The Objective

The purpose of the Books Database is to create a list of known books across a variety of publishers that have produced knowledge on the Middle East since 1979. The list will be converted into both a data file compatible with most analytic software as well as a user-friendly interface for in-depth exploration of the list. This database will provide insight into the knowledge production that requires long-term investment (research and writing) and consumed by an elite to general audience. At the time of this report, the database holds 10,502 books on the Middle East from a variety of mainstream, university and alternative publishing houses. These books are from the 348 publishers this project will use as sources.

The Sources

The sources used in the database include publishers from well-known books, open Internet searches, the Books In Print database, existing hubs and sites listing publishers and through academic institutions. In some instances, the team systematically reviewed the Middle East sections of libraries based at the University of Texas and the College of William & Mary. Each publisher is listed along with background information about that publisher. Some websites would contain links to related publishers.

The Logistics

There are two stages in the database development. The first stage includes the data mining for books covering the Middle East and simultaneously expanding the publisher list. Data mining during the first stage occurs by mining the sources for books published within 10-year increments.  
Data mining for individual books was performed by examining a publisher’s website, where the books published in the last ten years are often listed, and determining which books on the website warranted inclusion in the database.  Efforts were made to examine beyond the Middle East subject section, as we often found not every book relevant to our database could be found under the banner of “Middle East.”  Other examples include country searches (i.e., searching for a term like “Syria”), searches related to Islam, and foreign policy searches. Team members mark which publishers and years have been covered on this common list as well as emailing other team members with what data has been entered. In this way, the team was able to keep track of completeness.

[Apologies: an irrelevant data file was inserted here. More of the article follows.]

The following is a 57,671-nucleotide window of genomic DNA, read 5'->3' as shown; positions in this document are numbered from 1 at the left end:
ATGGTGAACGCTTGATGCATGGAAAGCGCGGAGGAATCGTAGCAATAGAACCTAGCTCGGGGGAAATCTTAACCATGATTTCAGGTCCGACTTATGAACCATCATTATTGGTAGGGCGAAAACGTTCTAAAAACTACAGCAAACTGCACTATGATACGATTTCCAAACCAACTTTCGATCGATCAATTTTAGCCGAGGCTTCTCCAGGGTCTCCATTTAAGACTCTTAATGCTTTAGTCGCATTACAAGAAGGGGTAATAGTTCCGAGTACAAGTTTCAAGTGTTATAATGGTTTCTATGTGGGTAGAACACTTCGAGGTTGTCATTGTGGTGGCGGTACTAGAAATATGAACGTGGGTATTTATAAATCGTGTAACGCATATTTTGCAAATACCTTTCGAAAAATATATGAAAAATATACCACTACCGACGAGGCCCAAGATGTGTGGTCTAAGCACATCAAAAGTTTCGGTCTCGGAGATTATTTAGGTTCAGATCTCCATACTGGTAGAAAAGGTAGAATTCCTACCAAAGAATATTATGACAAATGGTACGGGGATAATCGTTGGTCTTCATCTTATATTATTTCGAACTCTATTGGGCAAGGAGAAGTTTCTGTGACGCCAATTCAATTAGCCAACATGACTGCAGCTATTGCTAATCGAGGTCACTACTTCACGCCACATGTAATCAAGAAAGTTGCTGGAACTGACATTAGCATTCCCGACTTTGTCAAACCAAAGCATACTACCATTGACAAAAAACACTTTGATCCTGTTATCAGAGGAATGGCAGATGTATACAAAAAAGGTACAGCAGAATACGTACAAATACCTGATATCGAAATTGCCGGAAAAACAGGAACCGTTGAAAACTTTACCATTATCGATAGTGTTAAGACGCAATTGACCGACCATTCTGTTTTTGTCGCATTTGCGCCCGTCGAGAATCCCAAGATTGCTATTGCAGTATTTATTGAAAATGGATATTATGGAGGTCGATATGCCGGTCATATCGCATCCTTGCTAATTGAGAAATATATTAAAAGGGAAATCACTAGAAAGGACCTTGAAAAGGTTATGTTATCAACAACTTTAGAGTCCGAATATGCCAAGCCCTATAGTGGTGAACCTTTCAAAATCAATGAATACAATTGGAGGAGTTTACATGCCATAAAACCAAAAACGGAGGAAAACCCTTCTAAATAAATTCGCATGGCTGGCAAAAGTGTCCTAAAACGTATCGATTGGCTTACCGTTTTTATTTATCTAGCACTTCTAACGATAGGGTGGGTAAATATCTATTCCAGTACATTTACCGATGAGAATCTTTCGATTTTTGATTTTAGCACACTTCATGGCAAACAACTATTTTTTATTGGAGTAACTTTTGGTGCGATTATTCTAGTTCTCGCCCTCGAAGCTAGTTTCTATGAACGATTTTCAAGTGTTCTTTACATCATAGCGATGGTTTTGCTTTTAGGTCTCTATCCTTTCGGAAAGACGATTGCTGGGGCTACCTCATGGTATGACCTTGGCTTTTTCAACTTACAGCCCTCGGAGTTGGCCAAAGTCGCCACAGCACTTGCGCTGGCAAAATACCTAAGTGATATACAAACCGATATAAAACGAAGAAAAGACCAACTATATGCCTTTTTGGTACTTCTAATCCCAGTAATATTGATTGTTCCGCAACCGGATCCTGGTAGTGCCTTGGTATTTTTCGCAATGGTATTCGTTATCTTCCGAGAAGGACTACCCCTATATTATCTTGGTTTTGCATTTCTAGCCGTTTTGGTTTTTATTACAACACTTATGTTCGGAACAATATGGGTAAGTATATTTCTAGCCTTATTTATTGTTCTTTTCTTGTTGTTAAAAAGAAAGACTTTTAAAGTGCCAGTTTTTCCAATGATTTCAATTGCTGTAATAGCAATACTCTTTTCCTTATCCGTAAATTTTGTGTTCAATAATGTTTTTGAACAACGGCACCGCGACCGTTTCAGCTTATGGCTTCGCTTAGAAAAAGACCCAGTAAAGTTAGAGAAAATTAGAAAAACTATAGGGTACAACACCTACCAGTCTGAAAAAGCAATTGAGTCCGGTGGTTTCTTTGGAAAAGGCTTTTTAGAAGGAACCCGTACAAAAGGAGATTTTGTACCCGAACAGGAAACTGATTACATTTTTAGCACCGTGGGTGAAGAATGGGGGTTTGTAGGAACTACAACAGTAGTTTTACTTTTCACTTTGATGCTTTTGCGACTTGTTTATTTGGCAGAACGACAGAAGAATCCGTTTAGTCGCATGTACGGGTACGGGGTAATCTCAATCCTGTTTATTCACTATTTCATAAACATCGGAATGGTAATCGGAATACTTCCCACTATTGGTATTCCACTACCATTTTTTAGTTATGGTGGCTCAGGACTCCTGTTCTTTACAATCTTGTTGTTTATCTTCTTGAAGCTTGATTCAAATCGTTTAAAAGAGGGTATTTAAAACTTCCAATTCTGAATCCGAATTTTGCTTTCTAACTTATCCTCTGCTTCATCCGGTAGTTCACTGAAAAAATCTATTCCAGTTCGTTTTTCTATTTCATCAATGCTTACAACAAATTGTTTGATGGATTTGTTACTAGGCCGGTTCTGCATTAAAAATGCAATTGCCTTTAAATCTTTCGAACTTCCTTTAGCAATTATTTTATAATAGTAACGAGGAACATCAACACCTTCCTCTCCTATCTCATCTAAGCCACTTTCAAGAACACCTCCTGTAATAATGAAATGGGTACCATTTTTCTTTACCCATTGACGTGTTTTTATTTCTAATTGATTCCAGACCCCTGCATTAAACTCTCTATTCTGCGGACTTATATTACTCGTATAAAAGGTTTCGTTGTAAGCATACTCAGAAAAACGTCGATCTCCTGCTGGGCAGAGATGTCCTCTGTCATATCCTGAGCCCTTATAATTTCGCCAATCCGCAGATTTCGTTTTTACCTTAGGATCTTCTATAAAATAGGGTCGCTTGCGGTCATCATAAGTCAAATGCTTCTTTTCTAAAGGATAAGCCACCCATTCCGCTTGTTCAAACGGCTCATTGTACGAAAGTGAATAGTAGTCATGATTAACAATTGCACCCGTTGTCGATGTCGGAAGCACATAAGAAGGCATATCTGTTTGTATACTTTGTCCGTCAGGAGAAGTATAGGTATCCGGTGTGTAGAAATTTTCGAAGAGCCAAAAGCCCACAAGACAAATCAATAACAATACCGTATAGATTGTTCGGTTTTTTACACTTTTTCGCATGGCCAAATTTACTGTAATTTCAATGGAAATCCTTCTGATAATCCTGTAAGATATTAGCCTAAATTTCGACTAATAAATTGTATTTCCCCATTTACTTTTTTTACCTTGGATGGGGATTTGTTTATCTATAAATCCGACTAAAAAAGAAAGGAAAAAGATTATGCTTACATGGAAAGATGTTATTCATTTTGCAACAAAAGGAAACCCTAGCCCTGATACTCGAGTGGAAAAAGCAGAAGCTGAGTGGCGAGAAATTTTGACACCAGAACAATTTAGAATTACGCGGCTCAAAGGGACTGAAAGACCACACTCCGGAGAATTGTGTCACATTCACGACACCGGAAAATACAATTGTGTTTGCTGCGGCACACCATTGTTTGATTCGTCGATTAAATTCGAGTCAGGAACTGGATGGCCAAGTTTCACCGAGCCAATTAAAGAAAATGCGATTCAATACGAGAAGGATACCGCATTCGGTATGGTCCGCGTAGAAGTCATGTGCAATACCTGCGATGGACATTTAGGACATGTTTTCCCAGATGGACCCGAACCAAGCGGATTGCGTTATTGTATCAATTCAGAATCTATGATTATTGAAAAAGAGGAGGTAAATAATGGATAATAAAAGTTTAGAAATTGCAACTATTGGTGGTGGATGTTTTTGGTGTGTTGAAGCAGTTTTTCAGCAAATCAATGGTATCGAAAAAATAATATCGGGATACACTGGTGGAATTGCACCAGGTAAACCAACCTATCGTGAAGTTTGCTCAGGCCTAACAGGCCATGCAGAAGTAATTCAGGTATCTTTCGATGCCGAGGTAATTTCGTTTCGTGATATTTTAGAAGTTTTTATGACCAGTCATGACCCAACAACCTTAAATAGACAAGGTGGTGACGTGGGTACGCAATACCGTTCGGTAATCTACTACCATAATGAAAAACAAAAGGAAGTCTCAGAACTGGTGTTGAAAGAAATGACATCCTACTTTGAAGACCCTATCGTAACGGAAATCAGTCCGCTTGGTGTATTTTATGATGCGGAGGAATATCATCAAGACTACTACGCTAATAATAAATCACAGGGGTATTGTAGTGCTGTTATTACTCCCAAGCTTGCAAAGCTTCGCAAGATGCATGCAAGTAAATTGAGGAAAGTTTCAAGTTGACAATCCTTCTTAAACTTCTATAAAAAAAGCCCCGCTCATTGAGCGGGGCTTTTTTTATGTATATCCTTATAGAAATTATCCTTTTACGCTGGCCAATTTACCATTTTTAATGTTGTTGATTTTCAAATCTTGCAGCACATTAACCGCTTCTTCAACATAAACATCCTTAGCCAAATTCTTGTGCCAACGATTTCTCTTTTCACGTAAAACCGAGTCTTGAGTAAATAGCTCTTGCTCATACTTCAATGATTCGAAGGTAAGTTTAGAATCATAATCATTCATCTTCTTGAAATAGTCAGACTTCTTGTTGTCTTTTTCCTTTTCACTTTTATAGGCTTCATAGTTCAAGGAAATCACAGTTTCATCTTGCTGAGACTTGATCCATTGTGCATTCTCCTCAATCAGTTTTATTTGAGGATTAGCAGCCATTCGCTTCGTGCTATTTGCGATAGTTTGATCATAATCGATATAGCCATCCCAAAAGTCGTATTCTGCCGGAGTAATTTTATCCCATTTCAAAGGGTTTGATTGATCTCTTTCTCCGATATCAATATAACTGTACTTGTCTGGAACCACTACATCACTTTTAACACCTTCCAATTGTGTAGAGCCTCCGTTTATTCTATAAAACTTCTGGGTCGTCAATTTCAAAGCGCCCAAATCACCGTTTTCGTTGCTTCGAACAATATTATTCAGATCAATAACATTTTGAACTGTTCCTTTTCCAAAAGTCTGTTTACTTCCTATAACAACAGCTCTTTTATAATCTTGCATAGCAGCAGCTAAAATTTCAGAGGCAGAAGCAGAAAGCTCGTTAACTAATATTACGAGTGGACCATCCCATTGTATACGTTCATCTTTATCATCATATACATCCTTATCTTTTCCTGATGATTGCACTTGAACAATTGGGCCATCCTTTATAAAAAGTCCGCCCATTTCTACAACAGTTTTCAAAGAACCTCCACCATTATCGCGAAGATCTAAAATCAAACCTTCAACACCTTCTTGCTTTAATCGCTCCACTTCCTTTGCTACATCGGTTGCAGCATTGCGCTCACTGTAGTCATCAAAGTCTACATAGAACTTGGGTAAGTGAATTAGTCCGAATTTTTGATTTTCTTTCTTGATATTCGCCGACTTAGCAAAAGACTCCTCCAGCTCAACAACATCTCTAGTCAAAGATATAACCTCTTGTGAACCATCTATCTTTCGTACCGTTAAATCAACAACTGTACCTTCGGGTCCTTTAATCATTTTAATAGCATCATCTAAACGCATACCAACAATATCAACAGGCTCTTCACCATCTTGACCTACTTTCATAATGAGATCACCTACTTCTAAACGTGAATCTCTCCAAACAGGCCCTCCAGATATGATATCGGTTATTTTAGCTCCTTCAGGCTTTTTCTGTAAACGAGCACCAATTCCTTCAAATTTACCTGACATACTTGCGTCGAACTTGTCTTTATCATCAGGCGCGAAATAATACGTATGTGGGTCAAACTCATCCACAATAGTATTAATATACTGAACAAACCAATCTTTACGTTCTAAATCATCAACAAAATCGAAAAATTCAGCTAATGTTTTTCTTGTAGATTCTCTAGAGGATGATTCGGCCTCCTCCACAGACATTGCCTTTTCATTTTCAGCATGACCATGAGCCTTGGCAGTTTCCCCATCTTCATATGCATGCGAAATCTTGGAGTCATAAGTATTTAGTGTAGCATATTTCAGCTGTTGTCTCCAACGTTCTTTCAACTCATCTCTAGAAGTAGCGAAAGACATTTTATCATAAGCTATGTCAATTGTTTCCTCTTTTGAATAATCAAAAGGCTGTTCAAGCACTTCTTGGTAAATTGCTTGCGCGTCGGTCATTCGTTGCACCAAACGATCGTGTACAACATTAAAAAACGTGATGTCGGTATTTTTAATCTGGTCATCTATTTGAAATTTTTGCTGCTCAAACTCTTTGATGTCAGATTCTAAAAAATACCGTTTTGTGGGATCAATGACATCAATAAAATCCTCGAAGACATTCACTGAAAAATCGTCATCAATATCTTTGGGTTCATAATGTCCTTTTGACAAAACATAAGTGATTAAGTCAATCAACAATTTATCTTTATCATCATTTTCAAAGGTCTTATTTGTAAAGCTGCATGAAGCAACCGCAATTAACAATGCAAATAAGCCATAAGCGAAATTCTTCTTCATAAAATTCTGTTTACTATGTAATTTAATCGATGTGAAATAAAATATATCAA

After completing data mining for each publisher on the list for a ten year period, a list of tasks was drawn up to spot-check efforts and edit systematic and nonsystematic errors out of our database.  Upon the completion of these tasks, the cycle begins again, this time starting with completing data entry for the next set of ten years. During the quality control portion of the cycle, team members go through and complete tasks such as “Fix broken/unreliable/missing links” and “remove duplicate entries.” The page also allows team members to place their mark next to each task when the task is completed.
The second stage of development is the review and coding of each book that will decipher the author’s disciplinary approach, the book’s topic, region and population.

The Formatting

The Books Database currently exists in the form of a three page excel spreadsheet. The first page is devoted to information pertaining to the books collected from data mining pursuits, while the second is devoted to collecting information related to the publishers mined for books.  A third page is devoted to listing and keeping track of the completion of tasks related to editing and spot-checking our data-mining efforts. 
On the page relating to data entry taken, information is taken for each book mined under a variety of columns.  Columns for the Title, Author(s), Editors, Year of Publication, Publisher, ISBN, and Source are listed and given priority when taking data entry.  Columns also exist for the Language, number of languages, Institutional type, Degree Level of author, University of author, Country of publication, and Country of Press is also taken; this information is given less priority, and columns such as these exist primarily to further specific research interest of data miners for certain publishers. For most books, this information is not taken.
The second sheet includes a list of publishers and background variables, which include the host institution, the name of the publisher, a link to their website, as well as information on whether the publisher is a private or public institution and what type of ownership governs the organization are all listed (public or private). Also on this page is a system of keeping track of the data that have been mined, and by whom.  For each publisher, columns for time periods of five-year intervals starting in 2005-2010 (should we mark this as 2010-15?) and going back to 1979-1984 are listed.
The third page is a list of tasks that are performed to assure the data is formatted correctly and systematic errors are eliminated as a liability.